For now, Alabama remains one of six states without a lottery, according to an ABC News report.
But could that soon change?
As early as the Nov. 8 general election, voters in that Bible Belt state may be asked to approve a lottery to help fund state government and education.
Is there a potential religion angle here?
Fortunately for news consumers, veteran Godbeat pro Greg Garrison, who writes for the Birmingham News and the Alabama Media Group, already is on top of the story:
Garrison wrote last week:
A Jefferson County ministry group representing dozens of area clergy has issued a statement opposing a state lottery in Alabama.
The Gatekeepers Association of Alabama, a group of about 25 pastors that has met monthly for the past year and has included as many as 41 clergy, said a lottery runs counter to biblical principles.
"We serve one another; we don't rob another," said the Rev. Jim Lowe, senior pastor of Guiding Light Church in Birmingham. "It's blatantly obvious that countless Alabama families would have a stumbling block placed before them if a lottery passes."
The group quoted Romans 14:13-19, in which the Apostle Paul urges Christians to "make up your mind not to put any stumbling block or obstacle in the way of a brother or sister."
State-sponsored sale of lottery tickets is just such a stumbling block for vulnerable families, Lowe said.
"There are vices such as these that destroy the family," Lowe said. "When you break families, you break communities. In order for somebody to win, somebody's got to lose. In the case of a lottery, there are thousands of losers. That's contrary to the word of God."
If the referendum moves forward, there will be no shortage of angles for journalists to cover — from the politics to the economics to, yes, the morality. Alabama is, after all, the nation's second-most religious state (after Mississippi), according to Gallup.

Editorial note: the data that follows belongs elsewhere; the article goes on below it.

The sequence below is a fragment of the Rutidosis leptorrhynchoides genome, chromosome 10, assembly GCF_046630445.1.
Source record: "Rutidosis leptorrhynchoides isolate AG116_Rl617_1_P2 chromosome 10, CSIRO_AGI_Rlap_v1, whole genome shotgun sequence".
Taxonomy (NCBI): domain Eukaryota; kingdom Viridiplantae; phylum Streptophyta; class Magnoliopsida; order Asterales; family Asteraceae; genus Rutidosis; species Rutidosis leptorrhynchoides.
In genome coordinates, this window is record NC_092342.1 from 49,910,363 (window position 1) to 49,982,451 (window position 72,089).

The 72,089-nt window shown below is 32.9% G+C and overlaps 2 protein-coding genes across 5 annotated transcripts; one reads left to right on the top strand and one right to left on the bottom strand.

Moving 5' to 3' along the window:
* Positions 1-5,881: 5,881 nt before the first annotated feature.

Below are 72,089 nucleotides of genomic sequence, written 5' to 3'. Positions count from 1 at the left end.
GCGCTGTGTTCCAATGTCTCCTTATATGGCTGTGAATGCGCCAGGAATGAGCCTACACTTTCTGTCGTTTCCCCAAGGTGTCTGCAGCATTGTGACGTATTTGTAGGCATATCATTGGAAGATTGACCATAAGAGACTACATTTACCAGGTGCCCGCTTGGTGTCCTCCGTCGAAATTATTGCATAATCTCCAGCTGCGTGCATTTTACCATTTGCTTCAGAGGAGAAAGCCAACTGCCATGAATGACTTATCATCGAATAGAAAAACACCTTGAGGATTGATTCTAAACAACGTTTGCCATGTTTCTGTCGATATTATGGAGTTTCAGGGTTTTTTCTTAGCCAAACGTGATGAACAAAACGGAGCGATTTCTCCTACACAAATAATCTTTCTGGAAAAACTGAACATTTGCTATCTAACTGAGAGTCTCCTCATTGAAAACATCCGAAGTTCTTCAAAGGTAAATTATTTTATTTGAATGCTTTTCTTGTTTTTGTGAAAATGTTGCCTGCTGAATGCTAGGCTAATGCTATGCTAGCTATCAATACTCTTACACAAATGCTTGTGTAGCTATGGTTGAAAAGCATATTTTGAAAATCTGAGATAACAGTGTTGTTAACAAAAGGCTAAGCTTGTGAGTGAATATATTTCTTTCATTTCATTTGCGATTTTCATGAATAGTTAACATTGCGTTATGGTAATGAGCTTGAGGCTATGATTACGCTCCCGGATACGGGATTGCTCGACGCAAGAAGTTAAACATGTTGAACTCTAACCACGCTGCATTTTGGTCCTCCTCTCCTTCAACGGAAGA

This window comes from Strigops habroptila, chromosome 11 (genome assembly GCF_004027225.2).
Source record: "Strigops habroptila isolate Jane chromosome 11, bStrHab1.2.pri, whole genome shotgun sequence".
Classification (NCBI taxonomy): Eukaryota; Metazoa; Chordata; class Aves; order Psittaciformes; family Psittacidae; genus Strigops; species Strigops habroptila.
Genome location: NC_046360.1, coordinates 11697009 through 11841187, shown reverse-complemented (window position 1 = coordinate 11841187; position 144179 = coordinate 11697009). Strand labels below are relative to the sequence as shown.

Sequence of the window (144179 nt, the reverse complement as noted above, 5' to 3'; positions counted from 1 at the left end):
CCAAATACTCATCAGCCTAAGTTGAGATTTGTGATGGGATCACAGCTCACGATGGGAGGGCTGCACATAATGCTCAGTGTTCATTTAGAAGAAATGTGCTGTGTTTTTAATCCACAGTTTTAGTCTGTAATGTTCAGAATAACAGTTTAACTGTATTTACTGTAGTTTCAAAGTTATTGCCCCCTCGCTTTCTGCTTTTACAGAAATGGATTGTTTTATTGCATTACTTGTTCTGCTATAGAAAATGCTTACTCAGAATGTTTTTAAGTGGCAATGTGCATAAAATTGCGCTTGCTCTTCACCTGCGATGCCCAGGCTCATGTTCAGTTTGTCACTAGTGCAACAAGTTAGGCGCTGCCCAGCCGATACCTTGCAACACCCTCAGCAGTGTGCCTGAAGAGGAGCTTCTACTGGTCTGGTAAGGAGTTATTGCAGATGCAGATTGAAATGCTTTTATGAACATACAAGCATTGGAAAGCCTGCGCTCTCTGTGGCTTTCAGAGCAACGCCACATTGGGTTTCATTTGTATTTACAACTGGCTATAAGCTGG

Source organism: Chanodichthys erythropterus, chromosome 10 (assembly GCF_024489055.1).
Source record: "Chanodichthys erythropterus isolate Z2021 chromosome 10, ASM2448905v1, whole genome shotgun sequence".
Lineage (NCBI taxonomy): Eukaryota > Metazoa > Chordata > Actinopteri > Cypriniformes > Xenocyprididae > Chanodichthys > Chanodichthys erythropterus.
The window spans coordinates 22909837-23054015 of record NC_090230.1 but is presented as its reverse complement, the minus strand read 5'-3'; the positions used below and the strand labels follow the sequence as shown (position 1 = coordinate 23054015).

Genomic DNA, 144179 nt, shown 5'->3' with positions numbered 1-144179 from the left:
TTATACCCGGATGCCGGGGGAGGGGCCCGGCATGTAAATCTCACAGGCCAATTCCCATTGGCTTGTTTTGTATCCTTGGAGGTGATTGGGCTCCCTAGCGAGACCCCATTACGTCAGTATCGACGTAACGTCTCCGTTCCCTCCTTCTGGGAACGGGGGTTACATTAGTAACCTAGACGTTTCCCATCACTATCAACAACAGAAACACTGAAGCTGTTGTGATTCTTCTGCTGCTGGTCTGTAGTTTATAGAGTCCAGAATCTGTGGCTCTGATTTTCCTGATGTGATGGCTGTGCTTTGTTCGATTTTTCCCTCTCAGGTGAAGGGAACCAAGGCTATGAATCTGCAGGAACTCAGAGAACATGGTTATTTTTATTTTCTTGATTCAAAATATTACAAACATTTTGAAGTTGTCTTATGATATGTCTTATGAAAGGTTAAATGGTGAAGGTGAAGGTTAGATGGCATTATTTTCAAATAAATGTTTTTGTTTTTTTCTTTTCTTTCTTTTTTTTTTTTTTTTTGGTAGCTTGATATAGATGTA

In my time with The Associated Press, I spent months covering the battle over a proposed Tennessee state lottery in 2002.
Interestingly, religious opponents purposely avoided the "sin" question in the Volunteer State — as I noted in a story for AP's national political wire the week of the election:
NASHVILLE, Tenn. — It’s a moral issue. It’s not a moral issue.
That’s the mixed message from Tennessee lottery opponents fighting to keep the Bible Belt state from joining 47 other states with some form of legalized gambling.
While their hopes of defeating Tuesday’s referendum depend heavily on a grass roots Christian army, opposition leaders purposely avoid casting the vote as a sin issue, instead treating it as a policy and economic matter.
“To win, we could not make it a preacher issue,” said the Rev. Paul Durham, a Southern Baptist pastor and treasurer for the Gambling Free Tennessee Alliance. “We had to make it a truth issue.”
The campaign’s lack of Bible thumping reflects political and theological realities in the battle over lifting a constitutional ban on a lottery. Polls have consistently shown most Tennesseans – those in the pews and otherwise – see no inherent evil in the concept of a lottery.
Despite that tactic, Tennessee religious opponents lost anyway.
Could the same scenario play out in neighboring Alabama? It sounds like we'll soon find out.